The value represented by an IEEE 754 single precision floating point number can be calculated using the following formula:

$(-1)^{sign}\times 1.fraction\times 2^{exponent-127}$ For example to store in IEEE single precision floating point format $0.15625_{10}=0.00101_{2}=1.01_{2}\times 2^{-3}$ , we need to store a sign bit of $0$ (0 means positive and 1 means negative), a fraction of $.01$ , and a biased exponent of $-3_{10}+127_{10}=124_{10}=1111100_{2}$ . Because all numbers, except 0, will have a leading one in the binary "scientific" representation that one is not stored in IEEE 754 format to save one bit. We will say how the value 0 is represented in a moment.

The biased exponent is just a clever way to use the available bits to represent more values and make number comparison faster. We will use 8-bit exponent as an example. In the figure above, we have 8-bit which can represent $2^{8}=256_{10}$ different things. The bit patterns have no intrinsic meaning, so we can use them to represent anything we want. The green part shows the values those bit patterns represent when they are treated as binary representations of unsigned integers. The problem is that we want to represent negative values as well. One easy solution is to treat the left most bit as the sign bit: 0 means positive and 1 means negative, which result in two zeros $+0$ and $-0$ . The blue part shows what happens when we use the 2's complement scheme to represent both positive and negative values using the same set of bit patterns. Recall that the 2's complement scheme is often used to simply hardware design so that we can use addition to do subtraction: a - b is the same as a + (the 2's complement of -b). To get the 2's complement of a positive integer is to invert all the bits and add 1 to it. Now any subtraction can be done with a inversion and two additions. The problem with 2's complement representation is that a "larger" looking pattern does not necessarily represent a larger value.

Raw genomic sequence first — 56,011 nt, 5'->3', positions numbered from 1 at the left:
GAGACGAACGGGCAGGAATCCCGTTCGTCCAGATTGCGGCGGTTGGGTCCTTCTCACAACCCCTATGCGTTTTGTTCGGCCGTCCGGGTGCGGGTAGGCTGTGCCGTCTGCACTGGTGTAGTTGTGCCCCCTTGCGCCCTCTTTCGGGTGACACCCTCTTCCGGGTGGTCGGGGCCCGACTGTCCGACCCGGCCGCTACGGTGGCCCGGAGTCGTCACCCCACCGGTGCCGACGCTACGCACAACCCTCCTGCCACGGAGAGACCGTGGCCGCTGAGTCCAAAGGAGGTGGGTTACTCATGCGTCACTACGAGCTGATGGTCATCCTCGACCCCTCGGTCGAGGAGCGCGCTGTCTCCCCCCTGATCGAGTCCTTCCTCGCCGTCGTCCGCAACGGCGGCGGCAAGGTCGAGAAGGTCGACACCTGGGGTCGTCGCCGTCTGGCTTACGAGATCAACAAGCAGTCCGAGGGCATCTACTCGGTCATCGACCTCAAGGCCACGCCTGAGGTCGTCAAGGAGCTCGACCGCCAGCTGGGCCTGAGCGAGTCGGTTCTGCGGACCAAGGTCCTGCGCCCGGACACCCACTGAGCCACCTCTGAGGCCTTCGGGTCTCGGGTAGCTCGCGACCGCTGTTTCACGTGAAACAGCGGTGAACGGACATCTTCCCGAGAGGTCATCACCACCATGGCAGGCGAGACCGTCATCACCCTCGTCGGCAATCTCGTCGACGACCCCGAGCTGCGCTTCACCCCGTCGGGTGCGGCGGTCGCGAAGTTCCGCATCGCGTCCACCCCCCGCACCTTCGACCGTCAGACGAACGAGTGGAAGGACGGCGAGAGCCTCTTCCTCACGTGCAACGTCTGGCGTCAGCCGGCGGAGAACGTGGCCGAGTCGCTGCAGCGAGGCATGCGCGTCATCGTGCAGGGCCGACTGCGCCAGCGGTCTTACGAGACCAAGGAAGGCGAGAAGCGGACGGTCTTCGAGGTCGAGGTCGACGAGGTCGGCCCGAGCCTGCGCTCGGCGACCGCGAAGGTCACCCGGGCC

The red part shows the biased exponent represented by the same set of bit patterns. As you can see a "larger" looking pattern always represent a larger value except for the all one patterns, which is used to represent a special value. The advantage of the biased exponent representation is that each value is represented by a unique pattern (no two zeros) and comparing floating point numbers is easier. The exponent is put before the fraction in IEEE 754 standard so that floating point numbers can be compared by treating their bit patterns as unsigned integers (much faster).

The following table shows some special values represented by special bit patterns.

biased expoent fraction numbers
00...00 0 0
00...00 nonzero denormalized
11...11 0 +/- infinity
11...11 nonzero NaN (Not a Number)

Because the implicit/hidden 1 is always added to the fraction to get the represented value a special pattern is needed to represent the zero value. Now the result of a division by zero can be represented as +/- infinity (division by zero in integer operation will crash your program). ${\sqrt {-4}}$ , and $0/0$ can be represented as NaN, which helps debugging your programs.